Residential Solar Energy Adoption in a Community Context: Perceptions and Characteristics of Potential Adopters in a West Toronto Neighbourhood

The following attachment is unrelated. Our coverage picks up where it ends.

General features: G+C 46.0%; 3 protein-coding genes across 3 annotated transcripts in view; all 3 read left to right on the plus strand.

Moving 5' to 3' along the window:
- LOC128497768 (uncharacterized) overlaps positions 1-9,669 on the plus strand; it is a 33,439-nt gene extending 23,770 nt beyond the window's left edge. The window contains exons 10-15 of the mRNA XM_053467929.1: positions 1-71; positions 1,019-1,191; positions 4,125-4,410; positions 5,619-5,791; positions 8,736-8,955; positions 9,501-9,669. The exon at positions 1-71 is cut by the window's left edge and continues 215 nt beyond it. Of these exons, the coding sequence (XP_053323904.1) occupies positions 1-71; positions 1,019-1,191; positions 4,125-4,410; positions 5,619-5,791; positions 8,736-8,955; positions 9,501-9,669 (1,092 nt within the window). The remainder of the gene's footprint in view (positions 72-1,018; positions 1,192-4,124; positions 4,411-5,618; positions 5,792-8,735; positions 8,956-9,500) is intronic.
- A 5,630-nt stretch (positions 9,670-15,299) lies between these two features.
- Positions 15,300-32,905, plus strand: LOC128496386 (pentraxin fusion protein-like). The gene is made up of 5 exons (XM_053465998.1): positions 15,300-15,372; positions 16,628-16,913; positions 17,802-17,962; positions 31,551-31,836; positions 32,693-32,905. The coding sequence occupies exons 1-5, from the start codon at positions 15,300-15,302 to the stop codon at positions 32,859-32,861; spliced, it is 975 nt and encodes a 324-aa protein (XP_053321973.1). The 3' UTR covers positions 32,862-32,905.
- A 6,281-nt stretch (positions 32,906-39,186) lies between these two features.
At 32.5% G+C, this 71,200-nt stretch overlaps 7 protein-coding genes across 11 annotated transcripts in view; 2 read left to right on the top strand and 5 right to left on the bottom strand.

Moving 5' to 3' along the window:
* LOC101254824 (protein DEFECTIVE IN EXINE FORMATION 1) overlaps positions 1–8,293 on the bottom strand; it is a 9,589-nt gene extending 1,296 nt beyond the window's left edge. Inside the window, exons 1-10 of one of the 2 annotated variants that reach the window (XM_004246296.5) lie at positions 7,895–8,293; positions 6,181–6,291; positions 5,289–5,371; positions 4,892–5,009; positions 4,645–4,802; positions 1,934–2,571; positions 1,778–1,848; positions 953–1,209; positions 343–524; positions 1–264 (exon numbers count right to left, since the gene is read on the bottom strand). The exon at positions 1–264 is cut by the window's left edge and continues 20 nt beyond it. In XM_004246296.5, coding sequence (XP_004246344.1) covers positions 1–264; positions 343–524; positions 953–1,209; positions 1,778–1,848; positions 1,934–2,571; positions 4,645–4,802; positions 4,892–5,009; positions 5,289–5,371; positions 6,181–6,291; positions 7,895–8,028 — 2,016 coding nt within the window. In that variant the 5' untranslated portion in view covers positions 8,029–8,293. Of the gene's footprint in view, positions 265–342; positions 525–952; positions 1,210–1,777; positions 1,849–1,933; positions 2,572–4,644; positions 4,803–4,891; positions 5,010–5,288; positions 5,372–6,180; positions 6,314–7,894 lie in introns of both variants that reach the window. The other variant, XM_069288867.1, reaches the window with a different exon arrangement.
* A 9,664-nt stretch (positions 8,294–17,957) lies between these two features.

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In the summer of 2007, a single neighbourhood in downtown Toronto contributed at least 13 percent of all residential grid‐tie solar photovoltaic (PV) systems sold in the Canadian province of Ontario. On average, PV purchaser households produced 37 percent as much electricity as they consumed. This research investigates solar energy adoption in a community case study. Specifically, it investigates why some residents who sign up for a solar resource assessment through a community solar energy initiative (CSEI) decide to purchase, and others decide not to purchase in the short‐term. Characteristics and perceptions of potential adopters are analyzed to better understand their motivations and barriers to adoption. Community energy projects became an official public policy goal in Ontario, with the passing of the Green Energy and Green Economy Act in 2009. Approximately 80 percent of Ontario’s anticipated generation capacity will need to be built, replaced or refurbished within 15 years. In this context, the Ontario Ministry of Energy, Ontario Power Authority, and Deloitte (one of Canada’s leading professional services firms), have partnered with a ‘green benefit’ fund, the Community Power Fund, to help local community groups access resources to develop and establish renewable energy projects. Understanding solar energy adoption in a community context is therefore important to improve the effectiveness of such policies, including the disbursement of multi‐million dollar grant funds. Differences between purchasers and non‐purchasers in respect of adoption behaviour were found in this study to cluster around two general themes. The first theme concerns differences in compatibility of both the concept of solar energy systems, and their physical attributes, with characteristics of potential adopter households. Some compatibility issues are straightforward, e.g. availability of roof space with a southern orientation. Others are more complex, involving several interrelated perceptual and socio‐demographic factors. For instance, while both purchasers and non‐purchasers rated cost as a very important barrier, purchasers rated the motivation of solar energy systems to reduce climate change higher relative to the barrier of high financial costs than did non‐purchasers. Purchasers were also more likely to possess a graduate degree, while non‐purchasers were more likely to hold a professional degree. The second general theme relates to potential adopters’ trust and stake in the ability of the community‐based initiative to reduce barriers in the adoption process. Since two types of solar energy systems are considered in the case study—PV and thermal (hot water)—differences are explored between each of three respondent groups: solar PV purchasers, solar hot water (SHW) purchasers, and non‐purchasers. iv Surveys were used to gather data on adopter perceptions and characteristics. A participatory research design helped identify the research topic. Two main bodies of literature—community‐based social marketing (CBSM) and diffusion of innovations theory—were drawn upon to conceptualize the adoption process and interpret the survey findings. These include five models of human behaviour that can be used to guide the design of CBSM campaigns. Diffusion theory was used as a basis for discussing ‘perceived innovation attributes’. The study takes an integrated approach by considering both social and technical aspects of solar energy adoption, together with the issues of fuel substitution and household electricity demand.
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